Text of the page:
Brian Kropp

Distinguished VP, Research

To drive organizational performance and meet the growing demands of the CEO and board, HR executives must stay abreast of the critical elements impacting the modern workplace. Brian Kropp, Group Vice President, Gartner Research & Advisory, and conference chair of Gartner ReimagineHR Conference 2019, shares top trends facing HR executives today and into the future.

What are the major trends impacting the workplace?

Artificial intelligence (AI) and automation are hot topics in the HR space that will change the mix of skills we hire for. The demand for AI, data science and machine learning skills is doubling every year, and we’re seeing this in every industry, not just in big tech companies. But even as we see an increased demand for digital dexterity skills, we’ll need an equal number of people developing more social and creative skills that complement the machines.

We’re also seeing a shift in the traditional employer-employee relationship with the gig economy, a trend that is here to stay. Gartner projects gig and contingent workers will represent up to 40% of the workforce by 2025. But this relationship is evolving on multiple fronts: more employees are shifting to contingent work while gig workers are also gaining some of the rights of traditional employees. As organizations adapt, we may see convergence on employment models that land somewhere in the middle.

Lastly, an increased focus on pay equity is driving a need for organizations to re-evaluate their rewards design and develop and communicate a pay transparency strategy.

What are the biggest challenges that the HR function is facing today?

First and foremost, the labor market is red hot. Unemployment rates for critical roles are as low as 1%, and in many cases, HR can’t find enough candidates. HR executives are in the midst of a highly competitive talent market, where attracting the best talent – and retaining your best employees – is of increasing importance. This is creating real pain for organizations as they have to dangle more pay to lure in new workers. Right now companies are offering on average a 15% salary increase to switch employers, which is both costly for the organization and creates more trouble when tenured employees discover the discrepancies with their salaries.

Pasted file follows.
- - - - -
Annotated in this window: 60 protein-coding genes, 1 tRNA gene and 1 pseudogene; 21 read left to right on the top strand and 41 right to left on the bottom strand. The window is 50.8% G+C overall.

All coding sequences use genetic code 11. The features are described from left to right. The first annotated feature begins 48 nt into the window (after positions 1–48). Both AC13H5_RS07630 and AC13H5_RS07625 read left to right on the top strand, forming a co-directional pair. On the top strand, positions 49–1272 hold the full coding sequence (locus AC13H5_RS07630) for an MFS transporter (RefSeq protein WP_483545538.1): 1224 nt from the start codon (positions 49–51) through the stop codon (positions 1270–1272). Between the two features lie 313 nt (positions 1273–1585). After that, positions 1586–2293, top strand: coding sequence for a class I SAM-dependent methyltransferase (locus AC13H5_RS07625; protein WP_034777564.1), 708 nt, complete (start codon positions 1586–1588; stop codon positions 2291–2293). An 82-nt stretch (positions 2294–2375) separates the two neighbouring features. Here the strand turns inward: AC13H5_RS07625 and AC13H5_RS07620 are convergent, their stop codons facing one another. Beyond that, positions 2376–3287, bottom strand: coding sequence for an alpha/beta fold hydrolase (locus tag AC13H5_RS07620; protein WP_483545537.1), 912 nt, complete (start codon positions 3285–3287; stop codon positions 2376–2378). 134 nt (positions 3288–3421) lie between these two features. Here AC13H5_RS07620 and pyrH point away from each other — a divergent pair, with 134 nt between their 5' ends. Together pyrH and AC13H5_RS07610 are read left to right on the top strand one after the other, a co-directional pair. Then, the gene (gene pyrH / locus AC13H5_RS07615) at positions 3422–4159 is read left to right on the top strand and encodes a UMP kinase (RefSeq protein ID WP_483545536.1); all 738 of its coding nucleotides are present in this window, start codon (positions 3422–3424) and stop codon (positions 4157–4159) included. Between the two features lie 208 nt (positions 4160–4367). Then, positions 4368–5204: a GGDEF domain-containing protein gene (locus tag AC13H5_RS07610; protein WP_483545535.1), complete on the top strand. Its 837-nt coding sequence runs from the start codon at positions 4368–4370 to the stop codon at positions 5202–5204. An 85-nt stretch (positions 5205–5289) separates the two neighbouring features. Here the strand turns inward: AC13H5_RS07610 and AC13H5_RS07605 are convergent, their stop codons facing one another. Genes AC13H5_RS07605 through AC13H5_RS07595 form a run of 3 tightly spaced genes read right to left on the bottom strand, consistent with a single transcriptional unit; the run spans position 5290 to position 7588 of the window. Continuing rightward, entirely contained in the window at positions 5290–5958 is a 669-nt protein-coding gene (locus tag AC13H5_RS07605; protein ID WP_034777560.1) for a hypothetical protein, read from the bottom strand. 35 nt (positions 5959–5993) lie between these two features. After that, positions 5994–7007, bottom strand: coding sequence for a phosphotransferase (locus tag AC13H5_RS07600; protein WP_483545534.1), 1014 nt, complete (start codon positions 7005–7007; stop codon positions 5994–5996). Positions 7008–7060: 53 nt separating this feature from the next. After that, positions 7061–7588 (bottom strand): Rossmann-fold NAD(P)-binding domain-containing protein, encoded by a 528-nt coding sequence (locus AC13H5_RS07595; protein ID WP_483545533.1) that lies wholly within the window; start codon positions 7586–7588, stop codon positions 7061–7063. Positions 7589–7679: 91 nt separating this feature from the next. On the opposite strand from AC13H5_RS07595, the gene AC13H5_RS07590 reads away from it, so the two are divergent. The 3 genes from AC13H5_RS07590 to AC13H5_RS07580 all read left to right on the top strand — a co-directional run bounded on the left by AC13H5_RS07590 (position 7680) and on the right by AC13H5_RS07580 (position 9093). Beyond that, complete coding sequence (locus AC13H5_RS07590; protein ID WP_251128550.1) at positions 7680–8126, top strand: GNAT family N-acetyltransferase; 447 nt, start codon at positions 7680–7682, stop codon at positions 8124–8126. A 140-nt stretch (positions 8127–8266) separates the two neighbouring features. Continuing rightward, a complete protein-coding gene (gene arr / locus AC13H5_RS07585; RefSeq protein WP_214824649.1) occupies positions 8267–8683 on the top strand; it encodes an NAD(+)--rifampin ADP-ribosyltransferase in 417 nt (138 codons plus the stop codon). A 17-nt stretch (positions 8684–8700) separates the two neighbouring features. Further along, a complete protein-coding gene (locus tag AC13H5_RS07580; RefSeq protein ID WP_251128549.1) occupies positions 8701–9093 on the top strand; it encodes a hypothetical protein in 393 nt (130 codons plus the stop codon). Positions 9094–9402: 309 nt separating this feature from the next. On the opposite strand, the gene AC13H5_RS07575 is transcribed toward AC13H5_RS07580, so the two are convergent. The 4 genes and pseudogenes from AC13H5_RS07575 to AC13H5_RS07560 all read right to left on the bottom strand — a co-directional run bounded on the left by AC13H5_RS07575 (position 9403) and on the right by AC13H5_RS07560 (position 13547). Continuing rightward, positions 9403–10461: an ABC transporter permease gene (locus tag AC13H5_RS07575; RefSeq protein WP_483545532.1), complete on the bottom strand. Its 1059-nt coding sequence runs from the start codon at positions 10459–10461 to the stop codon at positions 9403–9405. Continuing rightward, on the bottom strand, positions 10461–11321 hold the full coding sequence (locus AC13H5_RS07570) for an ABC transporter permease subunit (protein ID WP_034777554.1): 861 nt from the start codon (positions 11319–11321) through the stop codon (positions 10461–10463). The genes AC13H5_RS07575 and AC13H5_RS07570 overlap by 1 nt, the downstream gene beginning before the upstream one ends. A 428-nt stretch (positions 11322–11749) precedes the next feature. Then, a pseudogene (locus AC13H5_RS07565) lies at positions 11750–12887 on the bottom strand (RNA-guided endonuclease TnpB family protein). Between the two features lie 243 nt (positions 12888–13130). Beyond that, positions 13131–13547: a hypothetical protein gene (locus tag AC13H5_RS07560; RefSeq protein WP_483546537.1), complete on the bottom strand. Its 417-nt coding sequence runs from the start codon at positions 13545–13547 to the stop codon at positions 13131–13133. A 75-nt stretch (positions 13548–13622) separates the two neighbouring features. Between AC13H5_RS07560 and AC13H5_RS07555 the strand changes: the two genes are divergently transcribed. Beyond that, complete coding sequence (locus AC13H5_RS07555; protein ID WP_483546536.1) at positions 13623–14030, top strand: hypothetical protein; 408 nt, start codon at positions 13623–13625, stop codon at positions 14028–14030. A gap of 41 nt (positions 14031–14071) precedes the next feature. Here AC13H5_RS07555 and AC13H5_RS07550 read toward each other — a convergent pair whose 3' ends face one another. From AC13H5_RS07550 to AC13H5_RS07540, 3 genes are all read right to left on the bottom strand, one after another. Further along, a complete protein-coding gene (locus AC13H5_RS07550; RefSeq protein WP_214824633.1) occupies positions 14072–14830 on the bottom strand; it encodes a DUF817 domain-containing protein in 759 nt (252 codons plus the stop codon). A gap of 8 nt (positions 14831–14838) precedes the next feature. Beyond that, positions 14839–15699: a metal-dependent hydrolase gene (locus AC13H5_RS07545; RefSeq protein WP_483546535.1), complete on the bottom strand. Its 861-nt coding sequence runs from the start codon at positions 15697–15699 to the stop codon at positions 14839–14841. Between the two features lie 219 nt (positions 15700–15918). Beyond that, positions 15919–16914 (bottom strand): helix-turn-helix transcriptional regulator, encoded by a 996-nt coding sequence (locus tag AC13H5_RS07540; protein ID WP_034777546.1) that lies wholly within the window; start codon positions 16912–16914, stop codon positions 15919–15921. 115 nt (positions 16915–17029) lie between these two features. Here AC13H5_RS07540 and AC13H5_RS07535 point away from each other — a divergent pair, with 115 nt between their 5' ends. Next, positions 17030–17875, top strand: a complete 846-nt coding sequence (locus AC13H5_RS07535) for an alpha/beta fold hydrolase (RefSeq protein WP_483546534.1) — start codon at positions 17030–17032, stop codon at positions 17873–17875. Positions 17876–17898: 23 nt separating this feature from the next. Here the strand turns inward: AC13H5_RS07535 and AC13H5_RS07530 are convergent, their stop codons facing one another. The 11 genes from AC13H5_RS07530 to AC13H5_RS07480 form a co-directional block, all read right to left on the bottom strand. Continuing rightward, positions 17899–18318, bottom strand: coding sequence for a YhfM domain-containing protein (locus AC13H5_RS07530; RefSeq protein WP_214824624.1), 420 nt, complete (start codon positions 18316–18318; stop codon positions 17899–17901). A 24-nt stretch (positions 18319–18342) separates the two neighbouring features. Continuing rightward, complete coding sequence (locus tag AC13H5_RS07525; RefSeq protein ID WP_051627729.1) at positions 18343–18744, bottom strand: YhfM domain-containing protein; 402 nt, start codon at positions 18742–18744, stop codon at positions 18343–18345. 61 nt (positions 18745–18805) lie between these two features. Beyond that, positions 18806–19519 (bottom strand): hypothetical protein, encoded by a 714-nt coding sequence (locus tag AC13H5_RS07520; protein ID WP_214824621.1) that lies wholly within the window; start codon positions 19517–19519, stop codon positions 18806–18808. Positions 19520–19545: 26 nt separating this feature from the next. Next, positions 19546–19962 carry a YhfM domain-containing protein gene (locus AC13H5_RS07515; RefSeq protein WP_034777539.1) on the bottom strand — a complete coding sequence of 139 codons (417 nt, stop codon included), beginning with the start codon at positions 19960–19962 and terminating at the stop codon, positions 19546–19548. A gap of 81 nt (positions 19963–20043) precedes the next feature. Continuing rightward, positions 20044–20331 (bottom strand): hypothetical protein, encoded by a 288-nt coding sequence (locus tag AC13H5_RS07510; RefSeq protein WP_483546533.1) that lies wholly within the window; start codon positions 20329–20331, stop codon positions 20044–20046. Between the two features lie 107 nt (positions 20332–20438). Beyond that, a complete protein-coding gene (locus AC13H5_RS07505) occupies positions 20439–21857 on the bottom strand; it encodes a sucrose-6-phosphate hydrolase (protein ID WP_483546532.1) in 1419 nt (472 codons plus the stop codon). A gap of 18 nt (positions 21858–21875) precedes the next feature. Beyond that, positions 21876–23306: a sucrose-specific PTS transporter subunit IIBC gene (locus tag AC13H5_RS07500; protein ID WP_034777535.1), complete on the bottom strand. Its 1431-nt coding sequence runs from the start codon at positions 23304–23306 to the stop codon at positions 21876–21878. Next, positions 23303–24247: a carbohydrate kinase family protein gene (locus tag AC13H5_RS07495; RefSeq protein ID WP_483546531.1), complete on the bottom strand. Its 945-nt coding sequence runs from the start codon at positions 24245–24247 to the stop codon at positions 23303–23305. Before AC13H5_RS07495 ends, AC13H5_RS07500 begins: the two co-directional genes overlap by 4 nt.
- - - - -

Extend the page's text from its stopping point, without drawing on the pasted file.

And companies are finding they can’t buy their way out of the problem. We’ve been tracking the downward trend of employee engagement and discretionary effort for years, and we continue to see both decline in 2019. Some of the biggest issues facing organizations today – say, digital transformation, innovation, and the rise of AI – are at their heart talent issues. Companies can only succeed if they have the right people and the right culture to support these initiatives, but if those people are unengaged, the organization won’t see any of the benefits.

Why is talent an increasingly important talking point in the C-suite and boardroom?

As I mentioned earlier, some of the biggest challenges facing organizations today require the right talent and culture. “Do we have the right AI strategy? Should we acquire that company? Are we able to launch a new product line?” These are all primarily, or even exclusively, talent questions. The HR executive is under an increasing amount of pressure to support these goals, but also has an opportunity to prove greater business impact.